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Sqoop – Get Uganda entertainment news, celebrity gossip, videos and photosSqoop – Get Uganda entertainment news, celebrity gossip, videos and photos

Features

Uganda at the big stage, are artistes ready

The Voice Nigeria’ runner-up, Chike

When Coca Cola Real Stars was first announced back in 2003, not much was known about singing competitions.

The competition, organised by Capital FM, was won by Kefa Mwesigwa, a talented teenager from Hoima that did not live to enjoy the success of his two songs ‘Get With You’ alongside Navio and ‘Better Man’ alongside Mr Mosh.

But there was more the competition offered other than Kefa’s win. The competition introduced Ugandans to Dorothy Bukirwa, who later released songs such as ‘Nubian Queen’ and ‘Friday’, Sarah Zawedde whose ‘Kambere Nawe’ got heavy rotation, and Cinderella Sanyu who later became part of the trio Blu*3.

This was the beginning of talent shows that at times were televised or simply heavily promoted. When the Coca Cola Pop Stars was advertised at the beginning of 2004, the success of the Capital FM artistes such as Kefa, Dorothy, and Cinderella was telling that many people auditioned.

Judged by Christine Mawadri, South African artiste and producer Zwai Bala, and television personality Anthony Morgan.

Uganda’s Blu*3, made up of Cinderella Sanyu, Jackie Chandiru, and Lillian Mbabazi

The beginning

Coca Cola Pop Stars was a regional hit that created stars in Sema from Kenya, a trio made up of Pam, Sanapei Tande, and Kevin, Tanzania’s Wakilisha, made up of rappers Langa Kileo and Witness Mwaigaja and vocalist Sarah Kaisi.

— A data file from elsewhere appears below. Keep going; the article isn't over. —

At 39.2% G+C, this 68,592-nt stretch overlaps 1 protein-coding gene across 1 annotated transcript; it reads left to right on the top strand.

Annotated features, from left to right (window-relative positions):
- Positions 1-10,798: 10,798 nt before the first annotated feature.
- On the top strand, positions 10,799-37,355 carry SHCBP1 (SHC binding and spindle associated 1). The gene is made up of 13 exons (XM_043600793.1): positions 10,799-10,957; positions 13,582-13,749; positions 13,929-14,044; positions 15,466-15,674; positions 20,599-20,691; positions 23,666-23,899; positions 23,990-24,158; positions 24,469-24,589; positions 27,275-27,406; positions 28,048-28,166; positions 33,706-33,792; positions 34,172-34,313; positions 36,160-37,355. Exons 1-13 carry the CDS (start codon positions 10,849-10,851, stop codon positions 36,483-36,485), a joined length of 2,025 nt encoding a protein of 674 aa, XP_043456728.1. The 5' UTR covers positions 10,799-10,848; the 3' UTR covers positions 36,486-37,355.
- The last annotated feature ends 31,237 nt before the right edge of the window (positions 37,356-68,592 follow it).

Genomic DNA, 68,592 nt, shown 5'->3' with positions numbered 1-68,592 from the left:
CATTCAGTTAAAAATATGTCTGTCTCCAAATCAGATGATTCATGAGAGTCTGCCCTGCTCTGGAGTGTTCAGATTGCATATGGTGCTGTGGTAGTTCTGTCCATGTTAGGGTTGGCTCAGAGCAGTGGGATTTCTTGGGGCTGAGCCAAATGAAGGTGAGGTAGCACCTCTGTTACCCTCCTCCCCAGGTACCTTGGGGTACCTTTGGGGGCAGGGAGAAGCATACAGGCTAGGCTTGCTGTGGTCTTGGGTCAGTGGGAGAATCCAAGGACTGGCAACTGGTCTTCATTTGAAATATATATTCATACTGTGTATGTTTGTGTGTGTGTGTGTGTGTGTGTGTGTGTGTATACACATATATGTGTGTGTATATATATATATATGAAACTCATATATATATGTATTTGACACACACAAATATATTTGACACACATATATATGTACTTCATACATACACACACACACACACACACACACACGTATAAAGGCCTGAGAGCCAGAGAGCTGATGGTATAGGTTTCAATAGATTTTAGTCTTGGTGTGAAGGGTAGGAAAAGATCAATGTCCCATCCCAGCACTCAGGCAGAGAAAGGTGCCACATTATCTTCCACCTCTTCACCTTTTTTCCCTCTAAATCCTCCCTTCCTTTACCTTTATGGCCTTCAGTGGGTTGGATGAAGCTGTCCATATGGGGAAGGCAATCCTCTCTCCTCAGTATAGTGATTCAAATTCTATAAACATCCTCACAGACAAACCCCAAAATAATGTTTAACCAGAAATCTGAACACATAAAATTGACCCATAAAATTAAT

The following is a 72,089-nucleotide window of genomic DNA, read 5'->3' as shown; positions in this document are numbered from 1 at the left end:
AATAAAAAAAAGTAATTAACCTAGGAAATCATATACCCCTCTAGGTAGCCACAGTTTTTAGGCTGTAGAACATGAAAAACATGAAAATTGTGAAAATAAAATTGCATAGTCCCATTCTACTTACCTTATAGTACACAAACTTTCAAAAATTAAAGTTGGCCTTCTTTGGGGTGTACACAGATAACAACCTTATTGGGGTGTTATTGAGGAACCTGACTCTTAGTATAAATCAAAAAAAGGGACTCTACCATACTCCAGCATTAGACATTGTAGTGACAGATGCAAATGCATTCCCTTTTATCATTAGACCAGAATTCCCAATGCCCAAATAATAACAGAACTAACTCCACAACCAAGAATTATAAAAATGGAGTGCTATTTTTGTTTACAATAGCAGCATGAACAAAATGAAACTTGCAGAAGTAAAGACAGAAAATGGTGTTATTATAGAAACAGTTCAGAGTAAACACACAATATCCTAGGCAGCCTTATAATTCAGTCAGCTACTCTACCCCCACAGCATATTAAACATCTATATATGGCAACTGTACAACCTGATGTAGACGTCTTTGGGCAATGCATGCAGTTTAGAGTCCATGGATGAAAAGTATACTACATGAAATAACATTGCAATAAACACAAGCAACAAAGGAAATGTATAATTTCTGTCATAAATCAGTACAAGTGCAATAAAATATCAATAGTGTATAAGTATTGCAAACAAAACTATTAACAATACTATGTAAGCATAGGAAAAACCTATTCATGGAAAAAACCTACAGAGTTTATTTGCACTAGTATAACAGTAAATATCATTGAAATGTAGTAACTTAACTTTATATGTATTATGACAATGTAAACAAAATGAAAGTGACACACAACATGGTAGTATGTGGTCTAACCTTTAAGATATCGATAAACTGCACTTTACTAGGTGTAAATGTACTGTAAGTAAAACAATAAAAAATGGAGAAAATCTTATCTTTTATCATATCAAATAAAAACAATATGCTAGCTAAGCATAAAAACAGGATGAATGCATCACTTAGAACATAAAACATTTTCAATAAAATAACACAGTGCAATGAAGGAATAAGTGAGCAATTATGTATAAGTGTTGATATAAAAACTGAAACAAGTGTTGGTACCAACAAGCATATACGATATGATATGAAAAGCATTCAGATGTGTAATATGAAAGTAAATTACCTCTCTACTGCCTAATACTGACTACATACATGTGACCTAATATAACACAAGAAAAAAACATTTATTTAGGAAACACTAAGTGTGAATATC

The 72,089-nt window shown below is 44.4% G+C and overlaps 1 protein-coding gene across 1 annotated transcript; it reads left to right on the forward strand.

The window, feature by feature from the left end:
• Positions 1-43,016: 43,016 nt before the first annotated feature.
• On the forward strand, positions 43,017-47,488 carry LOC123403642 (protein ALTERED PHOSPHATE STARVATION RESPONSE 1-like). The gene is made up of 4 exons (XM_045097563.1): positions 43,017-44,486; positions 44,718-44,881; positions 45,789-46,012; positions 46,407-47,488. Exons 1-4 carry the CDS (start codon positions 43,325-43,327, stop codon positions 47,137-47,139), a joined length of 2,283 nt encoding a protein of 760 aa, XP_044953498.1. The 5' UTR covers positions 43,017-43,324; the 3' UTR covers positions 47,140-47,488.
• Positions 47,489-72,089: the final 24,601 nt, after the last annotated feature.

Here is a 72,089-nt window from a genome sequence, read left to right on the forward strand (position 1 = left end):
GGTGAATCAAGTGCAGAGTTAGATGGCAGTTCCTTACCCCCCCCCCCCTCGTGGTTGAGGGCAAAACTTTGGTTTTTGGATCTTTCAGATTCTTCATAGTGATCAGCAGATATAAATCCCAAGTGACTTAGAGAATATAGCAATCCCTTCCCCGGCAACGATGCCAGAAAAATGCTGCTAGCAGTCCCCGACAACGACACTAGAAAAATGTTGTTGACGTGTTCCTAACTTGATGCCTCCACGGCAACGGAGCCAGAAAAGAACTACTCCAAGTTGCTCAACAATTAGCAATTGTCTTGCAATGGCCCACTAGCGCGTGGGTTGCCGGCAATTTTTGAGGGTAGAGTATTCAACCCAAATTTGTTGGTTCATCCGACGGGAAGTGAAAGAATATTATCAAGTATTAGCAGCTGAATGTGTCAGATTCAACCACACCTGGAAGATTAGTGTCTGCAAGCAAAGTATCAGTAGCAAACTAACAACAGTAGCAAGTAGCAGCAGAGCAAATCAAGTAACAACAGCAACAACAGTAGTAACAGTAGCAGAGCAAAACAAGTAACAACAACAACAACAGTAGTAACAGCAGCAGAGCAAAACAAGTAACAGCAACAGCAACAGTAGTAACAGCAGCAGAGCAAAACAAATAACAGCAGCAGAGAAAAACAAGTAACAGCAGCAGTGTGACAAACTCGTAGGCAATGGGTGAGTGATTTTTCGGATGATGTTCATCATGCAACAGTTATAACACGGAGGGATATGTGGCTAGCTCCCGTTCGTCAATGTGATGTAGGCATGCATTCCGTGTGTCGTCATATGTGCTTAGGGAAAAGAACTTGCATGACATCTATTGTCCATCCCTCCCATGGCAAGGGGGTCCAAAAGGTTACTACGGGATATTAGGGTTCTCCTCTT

Then there was Uganda’s Blu*3, made up of Cinderella Sanyu, Jackie Chandiru, and Lillian Mbabazi.

After the show, the group had come back to Uganda with stage rebrands of Cindy, Jacque, and Lee, with a single ‘Frisky’.

Besides Cindy continuing to be Cindy, others easily went back to being Lillian and Jackie Chandiru.

Blu*3 went on to outlast both Sema and Wakilisha that barely stayed together for a year. Blu*3 managed to stay together for four years until Cindy got replaced by Mya Baganda in 2008.

But between their time together, several talent shows had graced the TV screens, Project Fame, Tusker Project Fame, Coca Cola Rated Next, and Airtel Trace Stars among others.

Uganda’s Davis Ntare won season 4 of Tusker Project Fame

Life after the show

Much as all the shows are since defunct, when they existed, they created a buzz, every week Ugandans were on their TVs making up their minds, to either save a fellow Ugandan or a Kenyan from elimination.

Shows such as Tusker Project Fame even had a regional appeal thanks to the fact that they included Kenyans, Tanzanians, and Rwandese.

Yet after every season wrapped, it took luck to hear a song from a contestant and at times the overall winner.

In Kenya, where most of the regional competitions have been held, winnings are deemed cursed for many reasons. For instance, the trio Sema from the Coca Cola Pop Stars days disbanded before they made a year.

By 2007, Sanapei Tande or Sana had branched out to embark on a solo career, she later became a media personality as well.

Other members of Sema were not as lucky though. Pam was last year photographed begging on Nairobi streets after allegedly escaping from rehab. Kevin on the other hand made a video early this year asking the public for help after his father threatened him with a machete. In the video, it was later revealed that Kevin was staying at home with his parents and the incident happened because the father was trying to throw him out.

Winne Nwagi was a runner up in Coca Cola rated next